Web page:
The artistry of performance was also challenged that night, as Miley failed to defend her sexualised antics with any semblance of musical ability or prowess of performance. Combined with Miley’s traumatising handling of the beloved foam finger as well as the incessant ‘chicken butt’ meme’s that followed in the wake of the event, the performance will be forever remembered as a defining moment in popular culture.

Miley Cyrus continued her path of shock and provocation with the release of the music video for subsequent single ‘Wrecking Ball.’ Directed by famed photographer Terry Richardson, the video portrayed a nude Miley riding on a wrecking ball and making unrequited love to a sledgehammer (as you do when heartbroken). The song became Miley’s first to reach number one on the Billboard Hot 100, affirming the notion that her attention-seeking behaviour was paying dividends on the market. Writing for Forbes, Scott Davis opinioned that “you can call Miley Cyrus a lot of things after her bizarre 2013, but poor, uneventful and un-newsworthy aren’t some of them. In one of the most calculated exercises in Marketing 101, Cyrus schooled major brands by understanding that it is not just about becoming the dialog, but orchestrating it and the ecosystem that surrounds it.”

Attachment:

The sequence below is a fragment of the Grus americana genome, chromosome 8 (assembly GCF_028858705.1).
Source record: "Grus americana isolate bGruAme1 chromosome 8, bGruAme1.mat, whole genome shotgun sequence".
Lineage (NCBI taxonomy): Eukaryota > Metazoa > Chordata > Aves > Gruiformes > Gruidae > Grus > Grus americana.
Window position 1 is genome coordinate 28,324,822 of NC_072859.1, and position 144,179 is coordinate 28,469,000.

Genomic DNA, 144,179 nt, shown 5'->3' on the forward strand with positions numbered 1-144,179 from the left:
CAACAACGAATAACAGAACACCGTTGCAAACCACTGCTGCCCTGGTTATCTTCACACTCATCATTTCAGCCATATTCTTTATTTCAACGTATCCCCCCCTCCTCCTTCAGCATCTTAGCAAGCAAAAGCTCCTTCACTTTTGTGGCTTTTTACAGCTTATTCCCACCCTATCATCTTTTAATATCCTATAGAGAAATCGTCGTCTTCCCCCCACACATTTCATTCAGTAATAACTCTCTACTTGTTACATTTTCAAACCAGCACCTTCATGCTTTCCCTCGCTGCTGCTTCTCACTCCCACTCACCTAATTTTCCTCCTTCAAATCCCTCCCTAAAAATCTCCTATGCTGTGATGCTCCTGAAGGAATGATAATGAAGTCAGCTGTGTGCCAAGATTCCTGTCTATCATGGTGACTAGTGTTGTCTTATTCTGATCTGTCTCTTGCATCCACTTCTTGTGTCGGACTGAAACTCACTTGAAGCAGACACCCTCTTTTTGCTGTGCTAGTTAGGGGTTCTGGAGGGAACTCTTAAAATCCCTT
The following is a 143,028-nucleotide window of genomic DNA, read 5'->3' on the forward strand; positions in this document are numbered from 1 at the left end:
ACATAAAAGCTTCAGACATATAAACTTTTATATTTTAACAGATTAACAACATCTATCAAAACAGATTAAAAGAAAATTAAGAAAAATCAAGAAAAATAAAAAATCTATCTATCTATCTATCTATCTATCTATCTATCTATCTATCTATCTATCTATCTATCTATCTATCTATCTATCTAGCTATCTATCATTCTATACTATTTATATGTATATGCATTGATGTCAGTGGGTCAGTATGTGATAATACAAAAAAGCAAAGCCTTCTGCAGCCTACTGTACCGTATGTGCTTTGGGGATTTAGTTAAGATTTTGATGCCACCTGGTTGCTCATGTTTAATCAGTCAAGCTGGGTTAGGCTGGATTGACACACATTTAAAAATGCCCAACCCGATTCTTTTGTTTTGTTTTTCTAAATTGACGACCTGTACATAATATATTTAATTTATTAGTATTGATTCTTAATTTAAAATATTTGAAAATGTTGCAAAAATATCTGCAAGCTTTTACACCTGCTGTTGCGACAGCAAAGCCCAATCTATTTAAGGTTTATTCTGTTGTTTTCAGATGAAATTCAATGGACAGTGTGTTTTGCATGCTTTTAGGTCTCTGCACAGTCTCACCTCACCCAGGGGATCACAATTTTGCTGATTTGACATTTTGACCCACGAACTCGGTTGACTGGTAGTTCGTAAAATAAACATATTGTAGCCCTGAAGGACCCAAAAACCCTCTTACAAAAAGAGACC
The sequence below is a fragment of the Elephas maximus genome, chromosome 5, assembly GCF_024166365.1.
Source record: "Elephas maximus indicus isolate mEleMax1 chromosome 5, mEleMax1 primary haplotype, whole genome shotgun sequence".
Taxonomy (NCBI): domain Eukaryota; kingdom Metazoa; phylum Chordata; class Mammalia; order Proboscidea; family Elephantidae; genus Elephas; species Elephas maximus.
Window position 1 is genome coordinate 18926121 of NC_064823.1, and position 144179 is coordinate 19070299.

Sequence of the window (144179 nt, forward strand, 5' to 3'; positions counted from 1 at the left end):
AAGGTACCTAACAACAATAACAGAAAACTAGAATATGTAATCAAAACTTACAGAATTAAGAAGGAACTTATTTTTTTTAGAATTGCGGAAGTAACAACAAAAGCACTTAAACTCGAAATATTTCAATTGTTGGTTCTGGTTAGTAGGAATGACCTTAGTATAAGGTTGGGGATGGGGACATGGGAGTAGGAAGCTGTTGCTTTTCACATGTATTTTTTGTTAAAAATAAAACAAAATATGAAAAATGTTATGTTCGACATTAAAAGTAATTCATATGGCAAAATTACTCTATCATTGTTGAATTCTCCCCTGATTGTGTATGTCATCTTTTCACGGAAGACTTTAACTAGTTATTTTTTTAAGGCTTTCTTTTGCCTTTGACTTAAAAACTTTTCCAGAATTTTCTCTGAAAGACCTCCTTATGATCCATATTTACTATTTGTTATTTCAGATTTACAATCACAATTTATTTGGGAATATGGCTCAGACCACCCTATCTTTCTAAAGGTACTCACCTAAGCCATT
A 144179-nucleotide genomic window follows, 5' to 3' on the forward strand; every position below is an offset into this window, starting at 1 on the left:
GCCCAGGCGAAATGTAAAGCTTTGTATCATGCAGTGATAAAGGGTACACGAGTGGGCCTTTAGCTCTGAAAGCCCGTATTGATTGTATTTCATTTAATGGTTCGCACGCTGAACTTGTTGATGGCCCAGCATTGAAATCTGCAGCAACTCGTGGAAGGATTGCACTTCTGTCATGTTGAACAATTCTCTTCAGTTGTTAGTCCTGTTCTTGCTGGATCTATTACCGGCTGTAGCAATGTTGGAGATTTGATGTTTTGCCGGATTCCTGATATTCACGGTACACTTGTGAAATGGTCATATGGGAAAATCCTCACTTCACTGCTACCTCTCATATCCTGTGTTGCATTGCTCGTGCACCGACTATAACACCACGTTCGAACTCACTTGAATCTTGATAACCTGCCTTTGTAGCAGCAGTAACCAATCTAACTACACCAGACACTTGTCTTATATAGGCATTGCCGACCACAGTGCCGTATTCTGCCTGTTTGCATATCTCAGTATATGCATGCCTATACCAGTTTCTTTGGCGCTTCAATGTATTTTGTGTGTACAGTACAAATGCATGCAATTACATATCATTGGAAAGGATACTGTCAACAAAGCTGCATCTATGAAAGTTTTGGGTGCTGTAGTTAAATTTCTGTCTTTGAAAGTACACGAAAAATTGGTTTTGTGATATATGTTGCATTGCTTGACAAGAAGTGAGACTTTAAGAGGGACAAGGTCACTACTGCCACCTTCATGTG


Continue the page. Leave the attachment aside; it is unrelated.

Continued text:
And it seems as though Miley plans to continue pining for attention in the coming year. After smoking weed at MTV Europe Awards in Amsterdam last month, and romping around with no pants alongside Santa, the celebrity has recently released the music video for song ‘Adore You,’ which can only be described as a one-woman show celebrating the time-honoured celebrity tradition of sex tapes and public masturbation.

While Miley Cyrus may have been contributing to the degradation of women everywhere with her lascivious antics, other singers took it upon themselves to highlight the inequity of gendered perceptions, and as true musicians do, they did so through their music.

Lily Allen’s return to the music world could not have come at a more opportune time. With sarcastic and witty lyricism in full force, the appropriately entitled ‘Hard Out Here’ (Allen’s first single since 2009) offers thought-provoking social commentary on the subjugation of women, particularly within the music industry: